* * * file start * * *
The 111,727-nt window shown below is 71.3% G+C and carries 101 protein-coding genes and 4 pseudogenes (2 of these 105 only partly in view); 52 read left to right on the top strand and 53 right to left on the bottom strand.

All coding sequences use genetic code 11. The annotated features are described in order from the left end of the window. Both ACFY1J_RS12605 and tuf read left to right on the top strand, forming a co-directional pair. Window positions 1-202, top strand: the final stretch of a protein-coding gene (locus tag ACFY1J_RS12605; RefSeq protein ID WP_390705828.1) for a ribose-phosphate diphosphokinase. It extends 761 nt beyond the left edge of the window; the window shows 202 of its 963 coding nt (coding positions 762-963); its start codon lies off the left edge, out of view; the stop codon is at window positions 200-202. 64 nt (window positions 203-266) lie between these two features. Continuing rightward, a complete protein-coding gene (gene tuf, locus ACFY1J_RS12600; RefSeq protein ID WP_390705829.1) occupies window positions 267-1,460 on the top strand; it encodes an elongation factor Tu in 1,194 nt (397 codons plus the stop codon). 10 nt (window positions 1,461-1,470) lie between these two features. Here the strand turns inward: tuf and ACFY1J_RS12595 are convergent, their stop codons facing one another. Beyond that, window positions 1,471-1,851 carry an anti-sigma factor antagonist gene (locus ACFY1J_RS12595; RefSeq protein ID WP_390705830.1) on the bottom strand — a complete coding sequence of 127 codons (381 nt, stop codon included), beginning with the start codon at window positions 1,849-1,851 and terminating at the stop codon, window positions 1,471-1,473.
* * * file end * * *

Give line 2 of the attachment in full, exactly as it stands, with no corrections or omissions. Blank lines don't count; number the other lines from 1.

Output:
All coding sequences use genetic code 11. The annotated features are described in order from the left end of the window. Both ACFY1J_RS12605 and tuf read left to right on the top strand, forming a co-directional pair. Window positions 1-202, top strand: the final stretch of a protein-coding gene (locus tag ACFY1J_RS12605; RefSeq protein ID WP_390705828.1) for a ribose-phosphate diphosphokinase. It extends 761 nt beyond the left edge of the window; the window shows 202 of its 963 coding nt (coding positions 762-963); its start codon lies off the left edge, out of view; the stop codon is at window positions 200-202. 64 nt (window positions 203-266) lie between these two features. Continuing rightward, a complete protein-coding gene (gene tuf, locus ACFY1J_RS12600; RefSeq protein ID WP_390705829.1) occupies window positions 267-1,460 on the top strand; it encodes an elongation factor Tu in 1,194 nt (397 codons plus the stop codon). 10 nt (window positions 1,461-1,470) lie between these two features. Here the strand turns inward: tuf and ACFY1J_RS12595 are convergent, their stop codons facing one another. Beyond that, window positions 1,471-1,851 carry an anti-sigma factor antagonist gene (locus ACFY1J_RS12595; RefSeq protein ID WP_390705830.1) on the bottom strand — a complete coding sequence of 127 codons (381 nt, stop codon included), beginning with the start codon at window positions 1,849-1,851 and terminating at the stop codon, window positions 1,471-1,473.